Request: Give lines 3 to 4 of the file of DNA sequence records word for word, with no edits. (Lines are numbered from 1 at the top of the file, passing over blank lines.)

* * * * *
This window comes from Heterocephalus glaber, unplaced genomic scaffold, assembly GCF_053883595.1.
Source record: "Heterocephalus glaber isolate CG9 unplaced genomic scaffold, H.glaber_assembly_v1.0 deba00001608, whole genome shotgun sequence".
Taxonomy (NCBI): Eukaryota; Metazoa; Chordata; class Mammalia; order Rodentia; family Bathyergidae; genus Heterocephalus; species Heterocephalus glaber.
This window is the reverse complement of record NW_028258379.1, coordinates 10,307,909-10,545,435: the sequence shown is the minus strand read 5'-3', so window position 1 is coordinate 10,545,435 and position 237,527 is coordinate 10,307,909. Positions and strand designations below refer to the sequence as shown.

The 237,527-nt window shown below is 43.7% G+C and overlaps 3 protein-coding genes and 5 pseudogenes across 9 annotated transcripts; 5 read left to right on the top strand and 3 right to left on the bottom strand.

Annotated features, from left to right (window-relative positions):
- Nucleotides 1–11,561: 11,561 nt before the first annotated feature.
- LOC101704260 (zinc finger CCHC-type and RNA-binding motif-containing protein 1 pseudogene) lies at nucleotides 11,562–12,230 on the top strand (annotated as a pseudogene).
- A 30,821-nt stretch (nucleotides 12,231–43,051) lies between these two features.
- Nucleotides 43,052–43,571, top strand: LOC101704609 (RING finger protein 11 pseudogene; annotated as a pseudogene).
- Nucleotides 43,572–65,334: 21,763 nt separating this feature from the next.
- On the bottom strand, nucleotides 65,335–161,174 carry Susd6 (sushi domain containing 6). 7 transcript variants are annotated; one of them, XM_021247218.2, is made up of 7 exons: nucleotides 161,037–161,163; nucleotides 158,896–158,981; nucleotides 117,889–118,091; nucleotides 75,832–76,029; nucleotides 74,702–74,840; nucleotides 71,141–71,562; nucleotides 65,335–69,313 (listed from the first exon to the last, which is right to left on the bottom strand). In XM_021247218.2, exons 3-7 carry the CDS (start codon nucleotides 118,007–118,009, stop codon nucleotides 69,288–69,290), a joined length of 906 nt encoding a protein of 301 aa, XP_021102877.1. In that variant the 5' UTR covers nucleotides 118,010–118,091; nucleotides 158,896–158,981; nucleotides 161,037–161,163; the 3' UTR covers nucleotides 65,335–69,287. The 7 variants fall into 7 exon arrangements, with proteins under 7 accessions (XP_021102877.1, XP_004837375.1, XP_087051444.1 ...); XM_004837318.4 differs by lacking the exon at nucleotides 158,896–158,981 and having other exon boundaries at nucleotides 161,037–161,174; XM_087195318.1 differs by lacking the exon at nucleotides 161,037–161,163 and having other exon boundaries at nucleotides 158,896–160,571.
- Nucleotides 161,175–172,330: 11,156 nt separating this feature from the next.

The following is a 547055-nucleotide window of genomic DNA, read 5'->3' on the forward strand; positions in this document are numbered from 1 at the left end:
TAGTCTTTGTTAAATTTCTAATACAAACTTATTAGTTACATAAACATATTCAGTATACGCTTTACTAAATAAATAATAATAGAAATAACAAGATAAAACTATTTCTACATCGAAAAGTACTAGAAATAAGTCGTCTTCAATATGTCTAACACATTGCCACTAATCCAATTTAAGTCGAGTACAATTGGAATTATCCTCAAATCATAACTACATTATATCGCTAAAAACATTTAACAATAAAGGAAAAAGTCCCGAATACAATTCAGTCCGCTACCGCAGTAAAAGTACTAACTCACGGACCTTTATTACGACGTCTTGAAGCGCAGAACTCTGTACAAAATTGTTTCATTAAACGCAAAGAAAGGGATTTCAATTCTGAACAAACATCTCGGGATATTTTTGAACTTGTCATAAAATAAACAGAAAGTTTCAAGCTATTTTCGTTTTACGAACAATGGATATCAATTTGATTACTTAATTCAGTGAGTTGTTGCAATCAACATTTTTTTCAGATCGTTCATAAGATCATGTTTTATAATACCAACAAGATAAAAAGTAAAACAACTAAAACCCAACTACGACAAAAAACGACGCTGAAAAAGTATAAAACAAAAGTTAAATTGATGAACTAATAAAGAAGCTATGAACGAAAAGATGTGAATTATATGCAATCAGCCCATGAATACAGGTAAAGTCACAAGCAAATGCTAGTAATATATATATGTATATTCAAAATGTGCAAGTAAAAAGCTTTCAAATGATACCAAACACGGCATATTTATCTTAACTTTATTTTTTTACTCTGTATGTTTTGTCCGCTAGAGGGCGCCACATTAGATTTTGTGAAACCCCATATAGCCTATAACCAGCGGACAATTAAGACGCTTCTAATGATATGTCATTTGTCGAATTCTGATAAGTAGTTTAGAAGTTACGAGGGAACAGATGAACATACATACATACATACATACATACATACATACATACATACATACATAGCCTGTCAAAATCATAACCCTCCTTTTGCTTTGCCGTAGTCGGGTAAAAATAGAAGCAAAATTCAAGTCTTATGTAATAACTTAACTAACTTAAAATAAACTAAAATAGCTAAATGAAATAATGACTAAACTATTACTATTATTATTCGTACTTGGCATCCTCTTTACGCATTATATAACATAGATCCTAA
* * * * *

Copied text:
Taxonomy (NCBI): Eukaryota; Metazoa; Chordata; class Mammalia; order Rodentia; family Bathyergidae; genus Heterocephalus; species Heterocephalus glaber.
This window is the reverse complement of record NW_028258379.1, coordinates 10,307,909-10,545,435: the sequence shown is the minus strand read 5'-3', so window position 1 is coordinate 10,545,435 and position 237,527 is coordinate 10,307,909. Positions and strand designations below refer to the sequence as shown.